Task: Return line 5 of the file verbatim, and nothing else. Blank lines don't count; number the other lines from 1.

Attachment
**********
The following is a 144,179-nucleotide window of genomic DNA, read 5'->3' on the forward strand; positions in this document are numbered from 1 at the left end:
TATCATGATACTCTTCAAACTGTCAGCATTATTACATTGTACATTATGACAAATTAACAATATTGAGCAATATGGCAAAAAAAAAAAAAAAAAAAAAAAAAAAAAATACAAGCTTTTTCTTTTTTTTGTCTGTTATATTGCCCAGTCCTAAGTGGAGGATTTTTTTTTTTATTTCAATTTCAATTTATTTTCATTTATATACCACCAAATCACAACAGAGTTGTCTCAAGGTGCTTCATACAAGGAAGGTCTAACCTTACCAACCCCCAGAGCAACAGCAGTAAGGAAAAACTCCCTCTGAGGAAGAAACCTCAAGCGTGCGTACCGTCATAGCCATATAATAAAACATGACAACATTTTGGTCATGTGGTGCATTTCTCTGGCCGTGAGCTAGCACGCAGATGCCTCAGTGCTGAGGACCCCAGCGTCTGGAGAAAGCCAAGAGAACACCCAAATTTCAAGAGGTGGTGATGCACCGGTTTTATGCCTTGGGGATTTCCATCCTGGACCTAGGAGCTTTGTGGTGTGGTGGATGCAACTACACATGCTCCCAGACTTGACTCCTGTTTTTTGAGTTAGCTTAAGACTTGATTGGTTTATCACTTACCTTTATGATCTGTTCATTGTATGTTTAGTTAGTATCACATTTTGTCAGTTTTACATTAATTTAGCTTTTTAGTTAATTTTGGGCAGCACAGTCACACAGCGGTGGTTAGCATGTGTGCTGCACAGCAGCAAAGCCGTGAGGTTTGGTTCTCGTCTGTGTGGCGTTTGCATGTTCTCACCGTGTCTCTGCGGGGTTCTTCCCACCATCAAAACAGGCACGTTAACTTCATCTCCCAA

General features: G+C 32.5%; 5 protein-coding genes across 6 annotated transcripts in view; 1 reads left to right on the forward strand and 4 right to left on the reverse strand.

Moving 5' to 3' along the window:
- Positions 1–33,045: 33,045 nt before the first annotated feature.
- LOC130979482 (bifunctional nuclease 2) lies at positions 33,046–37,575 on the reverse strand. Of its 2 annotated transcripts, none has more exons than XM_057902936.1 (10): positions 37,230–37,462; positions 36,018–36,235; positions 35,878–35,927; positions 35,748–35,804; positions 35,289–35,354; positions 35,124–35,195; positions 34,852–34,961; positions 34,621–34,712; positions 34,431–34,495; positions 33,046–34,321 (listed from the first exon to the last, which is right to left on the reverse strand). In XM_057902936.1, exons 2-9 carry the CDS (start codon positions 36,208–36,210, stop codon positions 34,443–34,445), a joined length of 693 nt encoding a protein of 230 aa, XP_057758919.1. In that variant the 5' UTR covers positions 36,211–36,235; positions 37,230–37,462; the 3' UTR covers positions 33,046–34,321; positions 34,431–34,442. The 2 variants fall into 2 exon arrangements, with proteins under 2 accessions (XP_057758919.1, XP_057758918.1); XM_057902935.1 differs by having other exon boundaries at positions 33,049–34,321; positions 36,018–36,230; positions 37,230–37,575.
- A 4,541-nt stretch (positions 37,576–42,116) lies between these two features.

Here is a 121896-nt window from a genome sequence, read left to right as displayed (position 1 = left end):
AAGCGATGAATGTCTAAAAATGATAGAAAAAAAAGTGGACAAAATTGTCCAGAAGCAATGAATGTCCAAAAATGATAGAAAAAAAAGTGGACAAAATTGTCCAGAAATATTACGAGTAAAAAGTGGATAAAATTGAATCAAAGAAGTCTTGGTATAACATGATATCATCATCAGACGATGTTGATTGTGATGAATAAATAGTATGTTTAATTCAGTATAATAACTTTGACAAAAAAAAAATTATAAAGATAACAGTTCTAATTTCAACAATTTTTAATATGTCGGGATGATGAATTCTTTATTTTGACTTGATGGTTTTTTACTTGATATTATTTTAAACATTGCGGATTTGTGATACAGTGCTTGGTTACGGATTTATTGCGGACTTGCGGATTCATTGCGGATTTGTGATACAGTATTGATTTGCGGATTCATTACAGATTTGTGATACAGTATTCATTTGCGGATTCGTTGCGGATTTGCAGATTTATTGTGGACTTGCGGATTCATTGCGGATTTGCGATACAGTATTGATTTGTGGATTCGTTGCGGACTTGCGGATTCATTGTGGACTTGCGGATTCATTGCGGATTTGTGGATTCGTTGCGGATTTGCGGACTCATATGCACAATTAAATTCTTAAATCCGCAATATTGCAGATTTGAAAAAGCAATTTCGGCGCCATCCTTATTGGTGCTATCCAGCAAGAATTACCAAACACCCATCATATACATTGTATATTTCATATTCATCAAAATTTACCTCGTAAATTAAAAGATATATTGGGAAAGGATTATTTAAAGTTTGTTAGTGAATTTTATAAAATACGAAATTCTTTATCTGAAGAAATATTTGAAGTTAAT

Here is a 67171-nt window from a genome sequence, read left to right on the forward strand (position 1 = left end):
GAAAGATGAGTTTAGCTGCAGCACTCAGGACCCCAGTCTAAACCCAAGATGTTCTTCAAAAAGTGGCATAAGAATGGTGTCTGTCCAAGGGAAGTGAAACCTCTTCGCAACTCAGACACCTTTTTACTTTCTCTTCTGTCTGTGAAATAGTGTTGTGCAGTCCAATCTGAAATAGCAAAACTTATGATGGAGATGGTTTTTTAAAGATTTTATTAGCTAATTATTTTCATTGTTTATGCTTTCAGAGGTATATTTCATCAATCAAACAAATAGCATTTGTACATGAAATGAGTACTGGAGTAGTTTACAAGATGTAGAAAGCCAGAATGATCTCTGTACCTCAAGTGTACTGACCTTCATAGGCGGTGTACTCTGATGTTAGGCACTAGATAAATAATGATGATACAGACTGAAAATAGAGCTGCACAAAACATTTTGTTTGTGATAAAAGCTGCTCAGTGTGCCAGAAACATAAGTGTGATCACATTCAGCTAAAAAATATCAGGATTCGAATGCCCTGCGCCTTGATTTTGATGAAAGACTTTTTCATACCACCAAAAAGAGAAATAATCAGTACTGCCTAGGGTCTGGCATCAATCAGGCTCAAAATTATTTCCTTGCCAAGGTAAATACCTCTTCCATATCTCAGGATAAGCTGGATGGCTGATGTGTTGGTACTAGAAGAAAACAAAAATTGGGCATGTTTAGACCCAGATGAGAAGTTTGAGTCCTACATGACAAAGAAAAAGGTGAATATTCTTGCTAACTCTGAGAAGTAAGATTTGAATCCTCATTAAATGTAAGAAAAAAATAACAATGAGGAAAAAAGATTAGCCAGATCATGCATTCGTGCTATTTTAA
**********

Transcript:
- Positions 1–33,045: 33,045 nt before the first annotated feature.